13. Jakob de Haan & Erik Leertouwer & Erik Meijer & Tom Wansbeek, 2003. "Measuring central bank independence: a latent variables approach," Scottish Journal of Political Economy, Scottish Economic Society, vol. 50(3), pages 326-340, August.
    14. Eijffinger, S.C.W. & Schaling, E., 1992. "Central bank independence : Criteria and indices," Research Memorandum FEW 548, Tilburg University, School of Economics and Management.
    15. Berger, Helge & de Haan, Jakob & Eijffinger, Sylvester C W, 2001. " Central Bank Independence: An Update of Theory and Evidence," Journal of Economic Surveys, Wiley Blackwell, vol. 15(1), pages 3-40, February.
    16. Forder, James, 1996. "On the Assessment and Implementation of 'Institutional' Remedies," Oxford Economic Papers, Oxford University Press, vol. 48(1), pages 39-51, January.
    17. Sven-Olov Daunfeldt & Xavier de Luna, 2008. "Central bank independence and price stability: evidence from OECD-countries," Oxford Economic Papers, Oxford University Press, vol. 60(3), pages 410-422, July.
    18. Haan, Jakob de & Kooi, Willem J., 2000. "Does central bank independence really matter?: New evidence for developing countries using a new indicator," Journal of Banking & Finance, Elsevier, vol. 24(4), pages 643-664, April.
    19. Orphanides, Athanasios, 2003. "Historical monetary policy analysis and the Taylor rule," Journal of Monetary Economics, Elsevier, vol. 50(5), pages 983-1022, July.
    20. Kydland, Finn E & Prescott, Edward C, 1977. "Rules Rather Than Discretion: The Inconsistency of Optimal Plans," Journal of Political Economy, University of Chicago Press, vol. 85(3), pages 473-491, June.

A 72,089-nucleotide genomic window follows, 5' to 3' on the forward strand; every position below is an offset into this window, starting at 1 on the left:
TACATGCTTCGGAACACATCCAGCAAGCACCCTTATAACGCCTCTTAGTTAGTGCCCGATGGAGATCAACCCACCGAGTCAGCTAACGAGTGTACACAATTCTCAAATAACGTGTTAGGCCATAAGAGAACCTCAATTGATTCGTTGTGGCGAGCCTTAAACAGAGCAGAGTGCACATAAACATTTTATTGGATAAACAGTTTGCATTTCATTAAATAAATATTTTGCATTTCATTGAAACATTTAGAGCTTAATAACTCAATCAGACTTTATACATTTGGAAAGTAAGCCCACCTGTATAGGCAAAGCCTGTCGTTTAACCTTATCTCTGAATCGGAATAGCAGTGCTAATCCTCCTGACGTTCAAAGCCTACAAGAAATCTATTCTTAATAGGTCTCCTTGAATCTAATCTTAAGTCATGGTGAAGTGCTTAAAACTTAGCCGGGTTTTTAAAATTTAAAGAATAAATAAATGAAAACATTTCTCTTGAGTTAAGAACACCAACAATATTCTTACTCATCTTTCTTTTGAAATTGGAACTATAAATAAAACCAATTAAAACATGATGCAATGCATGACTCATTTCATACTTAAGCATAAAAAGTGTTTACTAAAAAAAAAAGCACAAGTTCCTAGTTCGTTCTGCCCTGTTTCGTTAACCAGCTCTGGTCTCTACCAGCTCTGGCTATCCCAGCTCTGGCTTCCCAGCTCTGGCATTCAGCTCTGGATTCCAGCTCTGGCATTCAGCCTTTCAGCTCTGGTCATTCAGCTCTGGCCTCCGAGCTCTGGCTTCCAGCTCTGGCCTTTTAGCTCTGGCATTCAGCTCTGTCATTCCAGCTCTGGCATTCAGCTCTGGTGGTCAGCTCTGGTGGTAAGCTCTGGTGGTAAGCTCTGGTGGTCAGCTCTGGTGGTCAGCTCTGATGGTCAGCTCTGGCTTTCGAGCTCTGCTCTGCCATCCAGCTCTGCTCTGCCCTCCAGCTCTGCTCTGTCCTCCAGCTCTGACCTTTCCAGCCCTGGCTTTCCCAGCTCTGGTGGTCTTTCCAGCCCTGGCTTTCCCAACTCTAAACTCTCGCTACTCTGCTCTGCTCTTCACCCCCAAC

21. Hayo, Bernd & Hefeker, Carsten, 2002. "Reconsidering central bank independence," European Journal of Political Economy, Elsevier, vol. 18(4), pages 653-674, November.
    Full references (including those not matched with items on IDEAS)

    More about this item

    Keywords

    Central bank independence (CBI); Legal CBI index; Policy reaction function; E58;

    JEL classification:

    • E58 - Macroeconomics and Monetary Economics - - Monetary Policy, Central Banking, and the Supply of Money and Credit - - - Central Banks and Their Policies

    Statistics

    Access and download statistics

    Corrections

    All material on this site has been provided by the respective publishers and authors. You can help correct errors and omissions. When requesting a correction, please mention this item's handle: RePEc:kap:atlecj:v:40:y:2012:i:2:p:111-126. See general information about how to correct material in RePEc.

    For technical questions regarding this item, or to correct its authors, title, abstract, bibliographic or download information, contact: (Sonal Shukla) or (Rebekah McClure). General contact details of provider: http://www.springer.com .

    If you have authored this item and are not yet registered with RePEc, we encourage you to do it here. This allows to link your profile to this item. It also allows you to accept potential citations to this item that we are uncertain about.

    If CitEc recognized a reference but did not link an item in RePEc to it, you can help with this form .

    If you know of missing items citing this one, you can help us creating those links by adding the relevant references in the same way as above, for each refering item. If you are a registered author of this item, you may also want to check the "citations" tab in your RePEc Author Service profile, as there may be some citations waiting for confirmation.

    Please note that corrections may take a couple of weeks to filter through the various RePEc services.

    IDEAS is a RePEc service hosted by the Research Division of the Federal Reserve Bank of St. Louis . RePEc uses bibliographic data supplied by the respective publishers.